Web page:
Something great is coming to The Base at Virgin Atlantic on 22nd September 2017. Being held near London Gatwick Airport, is the inaugural Wheelchair in the Cabin Symposium supported by Virgin Atlantic Airways. This is a new event for an important group of passengers.
Flying Disabled is a positive campaign by a new British activist, Chris Wood to help enable wheelchair users fly with dignity and safety. He intends to do this by working with the airline industry, government bodies, wheelchair users and designers to be able to have a wheelchair board an aircraft easily, as well as have seat spaces in the cabin for a wheelchair user to remain in their own power or manual chair. This would remove the pain of the transfers, the use of an unsuitable aisle chair (not supporting some delicate back conditions) and the very real risk of wheelchair damage when chairs are placed in the hold. It is a complete lottery when I travel that my chair will make it without damage or even total loss. Chris also wants to see an improvement in the on board toilet facilities, which are extremely difficult to use due to restricted space, especially if a personal assistant (PA) is also required to work in that tiny space. This alone would be an amazing change, improving the experience for all passengers. Flying Disabled founder Chris Wood is a single parent to his son Jordan and his daughter Tayla, both are disabled, powerchair users and have a real zest for life. After a trip to Mexico in 2015 with his daughter and watching her struggle to access the aircraft, then sit in discomfort in an airplane seat for many hours he decided to research into why air travel is so far behind travel by land and sea. Chris can be found online at http://flyingdisabled.org.uk.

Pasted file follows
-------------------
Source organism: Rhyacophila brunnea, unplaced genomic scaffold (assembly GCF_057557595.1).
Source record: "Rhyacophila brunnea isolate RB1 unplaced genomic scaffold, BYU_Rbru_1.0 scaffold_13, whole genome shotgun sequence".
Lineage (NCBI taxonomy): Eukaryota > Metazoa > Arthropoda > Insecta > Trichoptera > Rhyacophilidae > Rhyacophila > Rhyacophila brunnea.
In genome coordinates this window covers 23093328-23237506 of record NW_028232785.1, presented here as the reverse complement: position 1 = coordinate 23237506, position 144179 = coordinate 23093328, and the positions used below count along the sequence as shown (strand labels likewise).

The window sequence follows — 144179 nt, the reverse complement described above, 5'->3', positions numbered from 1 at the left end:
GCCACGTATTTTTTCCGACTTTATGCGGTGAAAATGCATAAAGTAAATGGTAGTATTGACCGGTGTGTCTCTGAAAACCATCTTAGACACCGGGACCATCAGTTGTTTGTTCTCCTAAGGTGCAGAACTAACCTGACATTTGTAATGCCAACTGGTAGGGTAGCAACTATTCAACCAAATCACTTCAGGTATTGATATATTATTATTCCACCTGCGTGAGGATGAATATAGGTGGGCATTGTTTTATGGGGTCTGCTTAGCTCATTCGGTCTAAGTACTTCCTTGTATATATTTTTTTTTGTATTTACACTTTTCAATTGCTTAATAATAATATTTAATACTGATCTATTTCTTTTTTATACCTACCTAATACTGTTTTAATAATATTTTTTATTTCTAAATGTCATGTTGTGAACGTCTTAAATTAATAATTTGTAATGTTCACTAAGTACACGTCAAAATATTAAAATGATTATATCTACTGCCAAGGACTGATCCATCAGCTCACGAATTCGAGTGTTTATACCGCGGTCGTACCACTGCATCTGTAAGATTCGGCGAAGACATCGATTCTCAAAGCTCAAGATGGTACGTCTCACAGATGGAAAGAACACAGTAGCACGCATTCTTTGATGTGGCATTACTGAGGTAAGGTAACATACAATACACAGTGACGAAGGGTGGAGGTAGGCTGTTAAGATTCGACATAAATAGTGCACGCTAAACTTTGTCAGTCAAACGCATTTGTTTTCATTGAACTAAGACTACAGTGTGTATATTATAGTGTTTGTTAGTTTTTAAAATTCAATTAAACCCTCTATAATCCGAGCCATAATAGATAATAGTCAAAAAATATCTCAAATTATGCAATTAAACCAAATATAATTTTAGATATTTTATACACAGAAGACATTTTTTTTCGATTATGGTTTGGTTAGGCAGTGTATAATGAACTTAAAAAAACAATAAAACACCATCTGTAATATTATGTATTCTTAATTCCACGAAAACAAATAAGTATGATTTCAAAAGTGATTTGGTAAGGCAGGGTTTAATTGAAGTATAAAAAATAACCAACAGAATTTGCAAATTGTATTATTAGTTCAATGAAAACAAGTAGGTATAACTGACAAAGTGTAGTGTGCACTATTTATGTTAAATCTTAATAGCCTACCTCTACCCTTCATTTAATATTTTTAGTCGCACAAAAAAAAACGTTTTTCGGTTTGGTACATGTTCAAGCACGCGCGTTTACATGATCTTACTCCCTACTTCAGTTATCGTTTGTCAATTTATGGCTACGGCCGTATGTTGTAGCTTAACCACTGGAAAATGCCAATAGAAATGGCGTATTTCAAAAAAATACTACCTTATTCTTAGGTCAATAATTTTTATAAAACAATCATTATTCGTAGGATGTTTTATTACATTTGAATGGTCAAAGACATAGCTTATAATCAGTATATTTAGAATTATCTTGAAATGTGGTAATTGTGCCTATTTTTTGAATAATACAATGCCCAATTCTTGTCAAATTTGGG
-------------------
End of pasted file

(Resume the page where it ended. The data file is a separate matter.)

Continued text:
Air travel has grown steadily in the region of 5–6% every year since 1970 meaning that in the UK alone, around 750,000 people use flying as a means of transport every day. Disability rates are also increasing in the UK, with over 13 million people having at least one. Air travel for the mobility impaired has been relatively unexplored, but with increasing rates of disability and passenger numbers, more research is needed to ensure the industry is prepared. For my previous career in payments software, I travelled for business, worldwide, for 20 years, often alone. This is a project very close to my heart based on my own experiences, personally and professionally, and those of my exploring friends. Now I work as a coach and I want to empower people in crafting their ideal life, often including experiencing travel and not to be held back back by the current hurdles.
This project is only two years old and Chris has already engaged some of the greatest business leaders in transport, customer experience and government, and it’s a pleasure to support him by sharing this article. Safety is of course paramount, and it’s good to know that future air travel could be much safer for all parties without the transfer and the walk of shame when staff roll you down the aisle on the aisle chair trussed up like a public menace.